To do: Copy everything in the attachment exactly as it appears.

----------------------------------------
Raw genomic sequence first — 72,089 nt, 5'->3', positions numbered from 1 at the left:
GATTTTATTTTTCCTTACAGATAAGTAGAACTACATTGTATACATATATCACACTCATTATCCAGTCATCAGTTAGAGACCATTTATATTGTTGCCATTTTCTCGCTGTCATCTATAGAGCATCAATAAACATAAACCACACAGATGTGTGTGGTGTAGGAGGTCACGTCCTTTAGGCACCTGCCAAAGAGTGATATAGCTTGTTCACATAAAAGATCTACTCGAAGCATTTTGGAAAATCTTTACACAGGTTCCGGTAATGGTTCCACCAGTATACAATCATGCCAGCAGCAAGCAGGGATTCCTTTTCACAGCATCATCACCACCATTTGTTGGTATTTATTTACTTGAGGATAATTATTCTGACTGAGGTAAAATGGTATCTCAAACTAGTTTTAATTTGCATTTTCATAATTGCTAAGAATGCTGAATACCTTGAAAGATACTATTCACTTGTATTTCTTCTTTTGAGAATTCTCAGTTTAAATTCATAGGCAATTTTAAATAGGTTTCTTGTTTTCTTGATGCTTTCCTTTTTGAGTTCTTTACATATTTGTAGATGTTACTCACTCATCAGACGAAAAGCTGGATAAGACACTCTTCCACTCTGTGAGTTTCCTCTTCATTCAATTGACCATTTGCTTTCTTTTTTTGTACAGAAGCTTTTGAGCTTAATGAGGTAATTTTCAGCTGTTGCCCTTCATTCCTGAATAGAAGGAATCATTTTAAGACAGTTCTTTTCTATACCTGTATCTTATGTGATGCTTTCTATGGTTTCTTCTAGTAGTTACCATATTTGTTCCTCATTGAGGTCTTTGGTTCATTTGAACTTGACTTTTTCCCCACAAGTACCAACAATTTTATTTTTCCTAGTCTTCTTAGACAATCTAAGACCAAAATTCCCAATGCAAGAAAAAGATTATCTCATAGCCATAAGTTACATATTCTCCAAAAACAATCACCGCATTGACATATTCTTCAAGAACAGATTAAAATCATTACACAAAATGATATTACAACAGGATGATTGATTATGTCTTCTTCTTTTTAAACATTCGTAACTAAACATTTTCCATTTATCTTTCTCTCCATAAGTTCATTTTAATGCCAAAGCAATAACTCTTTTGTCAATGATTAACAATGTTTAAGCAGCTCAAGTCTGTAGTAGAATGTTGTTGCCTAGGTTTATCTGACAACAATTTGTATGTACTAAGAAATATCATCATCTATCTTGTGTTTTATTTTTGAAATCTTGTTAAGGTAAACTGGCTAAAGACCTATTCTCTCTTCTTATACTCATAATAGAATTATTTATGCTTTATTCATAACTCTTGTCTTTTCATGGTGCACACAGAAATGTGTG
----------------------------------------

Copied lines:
Raw genomic sequence first — 72,089 nt, 5'->3', positions numbered from 1 at the left:
GATTTTATTTTTCCTTACAGATAAGTAGAACTACATTGTATACATATATCACACTCATTATCCAGTCATCAGTTAGAGACCATTTATATTGTTGCCATTTTCTCGCTGTCATCTATAGAGCATCAATAAACATAAACCACACAGATGTGTGTGGTGTAGGAGGTCACGTCCTTTAGGCACCTGCCAAAGAGTGATATAGCTTGTTCACATAAAAGATCTACTCGAAGCATTTTGGAAAATCTTTACACAGGTTCCGGTAATGGTTCCACCAGTATACAATCATGCCAGCAGCAAGCAGGGATTCCTTTTCACAGCATCATCACCACCATTTGTTGGTATTTATTTACTTGAGGATAATTATTCTGACTGAGGTAAAATGGTATCTCAAACTAGTTTTAATTTGCATTTTCATAATTGCTAAGAATGCTGAATACCTTGAAAGATACTATTCACTTGTATTTCTTCTTTTGAGAATTCTCAGTTTAAATTCATAGGCAATTTTAAATAGGTTTCTTGTTTTCTTGATGCTTTCCTTTTTGAGTTCTTTACATATTTGTAGATGTTACTCACTCATCAGACGAAAAGCTGGATAAGACACTCTTCCACTCTGTGAGTTTCCTCTTCATTCAATTGACCATTTGCTTTCTTTTTTTGTACAGAAGCTTTTGAGCTTAATGAGGTAATTTTCAGCTGTTGCCCTTCATTCCTGAATAGAAGGAATCATTTTAAGACAGTTCTTTTCTATACCTGTATCTTATGTGATGCTTTCTATGGTTTCTTCTAGTAGTTACCATATTTGTTCCTCATTGAGGTCTTTGGTTCATTTGAACTTGACTTTTTCCCCACAAGTACCAACAATTTTATTTTTCCTAGTCTTCTTAGACAATCTAAGACCAAAATTCCCAATGCAAGAAAAAGATTATCTCATAGCCATAAGTTACATATTCTCCAAAAACAATCACCGCATTGACATATTCTTCAAGAACAGATTAAAATCATTACACAAAATGATATTACAACAGGATGATTGATTATGTCTTCTTCTTTTTAAACATTCGTAACTAAACATTTTCCATTTATCTTTCTCTCCATAAGTTCATTTTAATGCCAAAGCAATAACTCTTTTGTCAATGATTAACAATGTTTAAGCAGCTCAAGTCTGTAGTAGAATGTTGTTGCCTAGGTTTATCTGACAACAATTTGTATGTACTAAGAAATATCATCATCTATCTTGTGTTTTATTTTTGAAATCTTGTTAAGGTAAACTGGCTAAAGACCTATTCTCTCTTCTTATACTCATAATAGAATTATTTATGCTTTATTCATAACTCTTGTCTTTTCATGGTGCACACAGAAATGTGTG